The Drone That Fell From the Sky: What a Busted Robot Airplane Tells Us About the American Empire in 2012 and Beyond
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The fact that the duo were controlling a special operations drone highlights the increasingly strong and symbiotic relationship between America’s two recently ascendant forms of warfare: raids by small teams of elite forces and attacks by remote-controlled robots.
The Life and Death of American Drones
During the post-crash investigation, it was determined that the ground crew in Afghanistan had been regularly using an unauthorized method of draining engine coolant, though it was unclear whether this contributed to the crash. Investigation documents further indicate that the drone’s engine had 851 hours of flight time and so was nearing the end of the line. (The operational lifespan of a Predator drone engine is reportedly around 1,080 hours.)
Following the crash, the engine was shipped to a California test facility, where technicians from General Atomics, the maker of the Predator, carried out a forensic investigation. Significant overheating had, it was discovered, warped and deformed the machinery.
Eventually, the Air Force ruled that a cooling system malfunction had led to engine failure. An accident investigator also concluded that the pilot had not executed proper procedures after the engine failure, causing the craft to crash just short of the runway, slightly damaging the perimeter fence at Kandahar Air Field and destroying the drone.
The clear conclusion reached by accident investigators in this crash stands in stark contrast to the murkiness of what happened to the advanced drone now in Iranian hands. Whether the latter crashed thanks to a malfunction, was shot down, felled by a cyber-attack, or ended up on the ground for some other reason entirely, its loss and that of the special ops drone are reminders of just how reliant the U.S. military has become on high-tech robot planes whose major accidents now exceed those of much more expensive fixed-wing aircraft. (There were 10 major airborne mishaps involving such Air Force aircraft in 2011.)
Robot War: 2012 and Beyond
The failure to achieve victory in Iraq and Afghanistan, combined with a perceived success in the Libyan war -- significantly fought with airpower including drones -- has convinced many in the military not to abandon foreign wars, but to change their approach. Long-term occupations involving tens of thousands of troops and the use of counterinsurgency tactics are to be traded in for drone and special forces operations.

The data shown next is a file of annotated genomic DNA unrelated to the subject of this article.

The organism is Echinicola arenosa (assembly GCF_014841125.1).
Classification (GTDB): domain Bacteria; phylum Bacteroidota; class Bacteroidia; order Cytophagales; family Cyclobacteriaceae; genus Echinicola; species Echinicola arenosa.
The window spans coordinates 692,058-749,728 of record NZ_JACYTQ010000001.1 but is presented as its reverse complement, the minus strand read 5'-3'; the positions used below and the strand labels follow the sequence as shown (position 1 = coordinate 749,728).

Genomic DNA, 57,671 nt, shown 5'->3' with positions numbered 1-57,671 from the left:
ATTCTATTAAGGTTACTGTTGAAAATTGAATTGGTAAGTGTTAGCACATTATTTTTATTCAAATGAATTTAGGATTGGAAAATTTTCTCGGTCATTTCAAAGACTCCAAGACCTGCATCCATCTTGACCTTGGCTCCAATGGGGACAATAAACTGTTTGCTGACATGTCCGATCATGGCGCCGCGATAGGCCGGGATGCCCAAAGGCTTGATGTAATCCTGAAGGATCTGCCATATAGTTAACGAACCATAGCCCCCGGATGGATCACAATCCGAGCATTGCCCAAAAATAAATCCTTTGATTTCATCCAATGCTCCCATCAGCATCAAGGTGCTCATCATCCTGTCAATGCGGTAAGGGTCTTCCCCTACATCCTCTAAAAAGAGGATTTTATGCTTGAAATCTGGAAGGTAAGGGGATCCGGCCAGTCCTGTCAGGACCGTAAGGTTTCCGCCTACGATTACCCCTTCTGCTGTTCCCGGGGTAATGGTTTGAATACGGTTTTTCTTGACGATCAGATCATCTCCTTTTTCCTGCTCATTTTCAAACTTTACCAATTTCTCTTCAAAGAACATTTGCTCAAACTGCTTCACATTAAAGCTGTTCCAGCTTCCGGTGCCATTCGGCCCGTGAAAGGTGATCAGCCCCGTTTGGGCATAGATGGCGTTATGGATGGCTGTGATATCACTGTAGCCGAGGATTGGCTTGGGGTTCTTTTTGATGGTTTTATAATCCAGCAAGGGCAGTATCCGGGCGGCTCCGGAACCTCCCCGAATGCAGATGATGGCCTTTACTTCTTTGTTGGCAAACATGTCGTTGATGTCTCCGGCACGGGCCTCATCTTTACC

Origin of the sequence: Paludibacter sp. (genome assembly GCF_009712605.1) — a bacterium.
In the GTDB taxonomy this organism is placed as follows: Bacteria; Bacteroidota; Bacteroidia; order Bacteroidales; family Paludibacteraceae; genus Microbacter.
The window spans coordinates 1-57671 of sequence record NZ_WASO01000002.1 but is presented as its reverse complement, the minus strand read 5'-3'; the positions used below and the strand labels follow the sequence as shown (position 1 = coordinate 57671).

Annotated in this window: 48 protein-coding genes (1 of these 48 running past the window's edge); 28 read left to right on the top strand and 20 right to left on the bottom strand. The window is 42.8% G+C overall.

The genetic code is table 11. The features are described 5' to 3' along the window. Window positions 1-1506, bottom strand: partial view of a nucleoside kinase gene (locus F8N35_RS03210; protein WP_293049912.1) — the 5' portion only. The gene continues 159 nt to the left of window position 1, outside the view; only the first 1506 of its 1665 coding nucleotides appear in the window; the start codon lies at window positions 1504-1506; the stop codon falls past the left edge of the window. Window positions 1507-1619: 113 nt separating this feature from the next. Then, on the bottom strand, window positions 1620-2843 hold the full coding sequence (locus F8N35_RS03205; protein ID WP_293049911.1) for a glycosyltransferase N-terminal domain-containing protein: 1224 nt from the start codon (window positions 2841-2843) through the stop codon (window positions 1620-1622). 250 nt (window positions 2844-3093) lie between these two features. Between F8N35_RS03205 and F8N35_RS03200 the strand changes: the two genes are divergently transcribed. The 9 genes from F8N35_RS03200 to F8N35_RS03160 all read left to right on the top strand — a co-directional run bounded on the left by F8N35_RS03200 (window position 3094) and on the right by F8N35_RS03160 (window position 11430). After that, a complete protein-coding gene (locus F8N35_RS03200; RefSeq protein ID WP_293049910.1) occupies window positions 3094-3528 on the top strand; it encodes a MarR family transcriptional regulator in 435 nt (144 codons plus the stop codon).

Remotely piloted aircraft have regularly been touted, in the press and the military, as wonder weapons, the way, not so long ago, counterinsurgency tactics were being promoted as an elixir for military failure. Like the airplane, the tank, and nuclear weapons before it, the drone has been touted as a game-changer, destined to alter the very essence of warfare.
Instead, like the others, it has increasingly proven to be a non-game-changer of a weapon with ordinary vulnerabilities. Its technology is fallible and its efforts have often been counterproductive in these last years. For example, the inability of pilots watching computer monitors on the other side of the planet to discriminate between armed combatants and innocent civilians has proven a continuing problem for the military’s drone operations, while the CIA’s judge-jury-executioner assassination program is widely considered to have run afoulof international law -- and, in the case of Pakistan, to be alienating an entire population. The drone increasingly looks less like a winning weapon than a machine for generating opposition and enemies.
In addition, as flight hours rise year after year, the vulnerabilities of remotely piloted missions are ever more regularly coming to light. These have included Iraqi insurgents hacking drone video feeds, a virulent computer virus infecting the Air Force’s unmanned fleet, large percentages of drone pilots sufferingfrom "high operational stress," increasing numbers of crashes, and the possibility of Iranian drone-hijacking.